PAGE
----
Population health has been inseparable from the spatial constitution of the modern capitalist state since the 19th century and particularly after World War II. Perceived as a wide-ranging political problematic beyond the traditional scope of medical systems, population health has become one of the most significant objects of political power and governmental interventions.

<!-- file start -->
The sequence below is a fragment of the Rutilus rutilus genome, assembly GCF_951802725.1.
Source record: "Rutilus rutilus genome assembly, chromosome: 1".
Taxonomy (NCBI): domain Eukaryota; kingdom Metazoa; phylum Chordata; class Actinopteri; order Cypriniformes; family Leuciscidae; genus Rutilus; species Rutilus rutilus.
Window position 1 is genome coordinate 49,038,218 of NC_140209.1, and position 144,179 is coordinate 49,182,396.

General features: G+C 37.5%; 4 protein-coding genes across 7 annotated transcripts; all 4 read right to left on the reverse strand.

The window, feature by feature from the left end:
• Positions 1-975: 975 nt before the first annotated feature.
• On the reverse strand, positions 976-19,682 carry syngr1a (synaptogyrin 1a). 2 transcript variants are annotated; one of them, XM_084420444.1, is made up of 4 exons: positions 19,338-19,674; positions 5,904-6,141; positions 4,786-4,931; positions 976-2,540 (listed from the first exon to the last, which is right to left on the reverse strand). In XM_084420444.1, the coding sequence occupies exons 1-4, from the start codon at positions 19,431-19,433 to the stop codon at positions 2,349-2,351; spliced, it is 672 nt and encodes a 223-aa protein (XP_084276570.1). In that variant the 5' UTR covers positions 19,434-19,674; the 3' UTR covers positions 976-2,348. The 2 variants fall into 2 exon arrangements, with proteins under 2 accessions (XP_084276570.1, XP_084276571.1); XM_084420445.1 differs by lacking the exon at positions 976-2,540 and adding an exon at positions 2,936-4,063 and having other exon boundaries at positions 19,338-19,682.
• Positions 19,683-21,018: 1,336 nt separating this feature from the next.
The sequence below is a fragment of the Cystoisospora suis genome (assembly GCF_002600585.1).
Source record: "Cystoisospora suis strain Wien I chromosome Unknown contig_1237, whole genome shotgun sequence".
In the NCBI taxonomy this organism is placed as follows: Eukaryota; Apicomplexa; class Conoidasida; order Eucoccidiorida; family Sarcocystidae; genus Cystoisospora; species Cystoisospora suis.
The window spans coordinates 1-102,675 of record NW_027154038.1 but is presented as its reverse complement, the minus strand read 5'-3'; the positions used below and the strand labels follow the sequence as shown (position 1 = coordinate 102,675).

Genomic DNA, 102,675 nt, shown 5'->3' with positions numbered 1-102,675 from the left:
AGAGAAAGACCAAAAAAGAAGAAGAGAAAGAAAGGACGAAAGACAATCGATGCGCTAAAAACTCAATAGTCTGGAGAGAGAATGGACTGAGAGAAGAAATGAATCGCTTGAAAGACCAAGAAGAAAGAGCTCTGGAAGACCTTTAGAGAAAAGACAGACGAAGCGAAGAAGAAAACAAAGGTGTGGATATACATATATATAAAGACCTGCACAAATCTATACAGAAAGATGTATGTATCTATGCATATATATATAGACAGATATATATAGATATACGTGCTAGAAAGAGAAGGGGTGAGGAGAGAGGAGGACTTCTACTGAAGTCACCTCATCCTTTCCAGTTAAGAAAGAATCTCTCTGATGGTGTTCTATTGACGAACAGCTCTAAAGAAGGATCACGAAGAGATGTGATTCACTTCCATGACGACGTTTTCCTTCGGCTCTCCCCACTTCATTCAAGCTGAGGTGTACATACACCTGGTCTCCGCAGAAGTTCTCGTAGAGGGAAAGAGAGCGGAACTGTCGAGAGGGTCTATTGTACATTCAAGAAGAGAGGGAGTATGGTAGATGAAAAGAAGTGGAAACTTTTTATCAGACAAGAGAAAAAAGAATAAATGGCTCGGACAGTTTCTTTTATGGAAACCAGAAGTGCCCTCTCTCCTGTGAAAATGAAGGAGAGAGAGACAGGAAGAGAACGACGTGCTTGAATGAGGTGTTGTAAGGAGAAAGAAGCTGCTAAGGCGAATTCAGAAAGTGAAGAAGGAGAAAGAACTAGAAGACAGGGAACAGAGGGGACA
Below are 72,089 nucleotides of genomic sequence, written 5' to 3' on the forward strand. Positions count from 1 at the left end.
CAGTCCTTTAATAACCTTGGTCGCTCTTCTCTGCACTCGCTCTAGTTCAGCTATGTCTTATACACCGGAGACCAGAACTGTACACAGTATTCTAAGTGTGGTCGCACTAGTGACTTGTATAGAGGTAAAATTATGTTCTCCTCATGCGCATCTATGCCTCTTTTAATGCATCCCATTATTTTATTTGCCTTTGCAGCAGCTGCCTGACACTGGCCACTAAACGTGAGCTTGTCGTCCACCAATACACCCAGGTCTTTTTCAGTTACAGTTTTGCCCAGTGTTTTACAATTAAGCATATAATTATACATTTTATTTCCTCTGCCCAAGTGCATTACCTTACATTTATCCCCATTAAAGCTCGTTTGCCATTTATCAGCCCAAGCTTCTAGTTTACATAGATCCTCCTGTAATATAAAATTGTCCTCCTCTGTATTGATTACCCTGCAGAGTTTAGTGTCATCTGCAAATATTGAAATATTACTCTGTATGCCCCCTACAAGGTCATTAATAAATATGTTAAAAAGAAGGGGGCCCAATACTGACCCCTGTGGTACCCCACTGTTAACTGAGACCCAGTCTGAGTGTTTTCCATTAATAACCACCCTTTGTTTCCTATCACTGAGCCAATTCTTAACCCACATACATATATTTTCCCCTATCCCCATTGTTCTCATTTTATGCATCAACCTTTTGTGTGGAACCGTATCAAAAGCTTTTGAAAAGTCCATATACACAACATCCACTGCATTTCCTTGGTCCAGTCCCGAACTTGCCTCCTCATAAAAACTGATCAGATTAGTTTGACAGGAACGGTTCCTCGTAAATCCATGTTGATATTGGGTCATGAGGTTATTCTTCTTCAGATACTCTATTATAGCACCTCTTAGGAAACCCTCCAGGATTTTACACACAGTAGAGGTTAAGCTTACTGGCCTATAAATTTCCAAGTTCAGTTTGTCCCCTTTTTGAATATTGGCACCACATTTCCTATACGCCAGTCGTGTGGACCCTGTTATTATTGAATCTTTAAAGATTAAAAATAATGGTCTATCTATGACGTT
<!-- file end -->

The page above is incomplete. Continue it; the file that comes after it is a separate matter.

The research offers new perspectives to the literature on state spatial transformation by conceptualising and investigating political geographies of health care. The study concludes that health care is an important organising element of the relationship between state power, state space and population and thus plays a crucial role in the historically contingent constitution and transformation of state spatiality.


Published: 2018-08-15